Moving on now to the more exotic options, you could make a trip to Sand Hill Road in Menlo Park to get some VC money. Venture-capital (“VC”) firms are like small banks but more aggressive. They’re willing to take on riskier deals than a bank typically would. Many VC firms specialize in funding specific types of new businesses, like software startups, or biotech, or SoC developers. You show the VCs your PowerPoint slides, and maybe they give you some money.
Well, they never actually “give” you money, nor do they lend it like a bank. Instead, the VCs take a share of your company – and this is where it gets tricky. Instead of taking a loan and paying it back with interest, you’ll be taking VC money and giving them part of your business in return. How much of your business? It depends.
Let’s say you sell lemonade for $1 per cup, and you sell 100 cups per day. (Your neighborhood prides itself on working in nice round numbers. Even the street addresses all end in 00.) That’s $100/day in gross revenue. Minus expenses, that’s still $100/day net, but you know you can’t keep that up because you’re soon going to have to start paying for the lemons, the sugar, the water, and the cups. So… you estimate that you’ll spend about $15 per day on all that stuff, for a net profit of about $85/day. That $85/day (or $0.85 per cup) is your profit; your profit margin is 85 percent. That’s a good business. Everything’s fine.
During your razzle-dazzle PowerPoint pitch, you tell the VCs that you can make $85/day all day long, but only during the summer months. Nobody will buy your lemonade in winter, so you figure you’ve got about 200 good selling days per year, for a total of $17,000 profit per annum. Sound good? Where can I pick up my check?
The steely-eyed VCs across the table are impressed with your enthusiasm, your business acumen, and your preparation. (“He even used original clipart!”) But they worry: what if the weather turns bad and you can’t stay open 200 days each year? What if there’s an unseasonal frost in Mexico and the lemon crop fails? What if sugar prices go up drastically, cutting into your profits? But most of all: what are you doing to prevent competition? Do you have any patents?
Uh, no. You haven’t applied for patents on your process for making lemonade, nor have you trademarked your company name, copyrighted any slogans, or kept the recipe a trade secret. In fact, you’ve done just the opposite: “It’s all natural – just lemons, sugar, and water, like Mom used to make!” The VCs are worried that there are no “barriers to entry” in your business. There are no hurdles to prevent your next-door neighbor from setting up a competing lemonade stand with substantially the same ingredients, the same recipe, and the same market territory. You are undifferentiated. There is no USP: no unique selling proposition. It’s not looking good.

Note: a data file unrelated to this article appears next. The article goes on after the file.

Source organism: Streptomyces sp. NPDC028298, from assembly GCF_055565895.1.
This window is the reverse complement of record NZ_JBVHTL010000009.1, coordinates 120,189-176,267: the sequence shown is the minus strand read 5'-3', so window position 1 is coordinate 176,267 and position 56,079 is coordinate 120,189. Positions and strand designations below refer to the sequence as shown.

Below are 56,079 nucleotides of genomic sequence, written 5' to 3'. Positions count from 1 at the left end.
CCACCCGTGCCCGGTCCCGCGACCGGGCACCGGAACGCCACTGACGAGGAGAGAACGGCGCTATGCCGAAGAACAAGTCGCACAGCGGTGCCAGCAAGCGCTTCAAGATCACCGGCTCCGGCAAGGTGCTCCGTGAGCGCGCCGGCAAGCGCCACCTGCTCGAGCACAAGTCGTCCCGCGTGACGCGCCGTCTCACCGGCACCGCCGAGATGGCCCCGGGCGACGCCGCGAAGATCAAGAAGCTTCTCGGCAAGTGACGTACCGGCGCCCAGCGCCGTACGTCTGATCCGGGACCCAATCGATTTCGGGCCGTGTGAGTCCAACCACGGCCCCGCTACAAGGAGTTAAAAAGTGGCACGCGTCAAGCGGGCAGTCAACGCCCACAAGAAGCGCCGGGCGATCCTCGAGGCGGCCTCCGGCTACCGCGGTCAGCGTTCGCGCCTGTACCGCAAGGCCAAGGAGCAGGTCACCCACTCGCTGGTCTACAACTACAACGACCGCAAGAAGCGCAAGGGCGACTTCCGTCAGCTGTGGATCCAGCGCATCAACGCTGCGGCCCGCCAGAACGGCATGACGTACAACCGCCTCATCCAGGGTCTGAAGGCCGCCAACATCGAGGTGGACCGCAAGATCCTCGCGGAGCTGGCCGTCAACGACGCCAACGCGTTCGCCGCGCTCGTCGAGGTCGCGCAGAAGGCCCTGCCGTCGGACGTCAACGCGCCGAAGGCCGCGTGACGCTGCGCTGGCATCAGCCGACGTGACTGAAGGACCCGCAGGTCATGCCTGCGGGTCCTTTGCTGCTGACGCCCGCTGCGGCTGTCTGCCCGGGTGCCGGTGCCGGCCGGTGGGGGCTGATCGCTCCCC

Still, these VCs are optimistic about the lemonade market overall, and you’re not the worst lemonade pitcher (ahem) they’ve seen this month, or even this week. It seems everyone wants to get into this business, but you’ve got a first-mover advantage. In other words, you’re early and you’ve already got a product that works. You just need help growing it. So, what about that money?
The VCs agree to hand over $10,000, in exchange for 30% control of your company. That means you and they will be 70/30 owners of “your” lemonade stand, starting now.
What does that mean to you, and how did they arrive at those numbers?
VCs perform a mysterious ritual called “valuation,” in which they try to place a price tag on your company. Normally, that involves looking at your daily, monthly, or annual revenue, subtracting out your expenses, and projecting the profit margin forward a few years. Then, they stir in the effects of your competition, adjust for expected changes in market demand, correct for inflation, add in some eye of newt and tongue of bat, and come up with a valuation. “Your company is worth… $35,000.” In your case, that’s about equal to two years’ worth of profits. You have a valuation of $35K and a “multiple” of 2x, meaning the valuation is twice your annual earnings.
A multiple is simply a financier’s rule of thumb for placing a valuation on a company. It’s a scaling factor; a coefficient. Different types of businesses get different multiples. For example, EDA companies (Synopsys, Cadence, Mentor, et al.) tend to get fairly low multiples equal to about 2–3 years of their profits. Chipmaking companies generally get higher multiples, and some software companies have very high multiples, equal to ten years or more of sustained profit. The multiple is meant to reflect the profit-making potential of the company and other companies like it. Having a low multiple doesn’t mean that you’re running a bad business, only that the VCs think your growth curve won’t be as steep as someone else’s.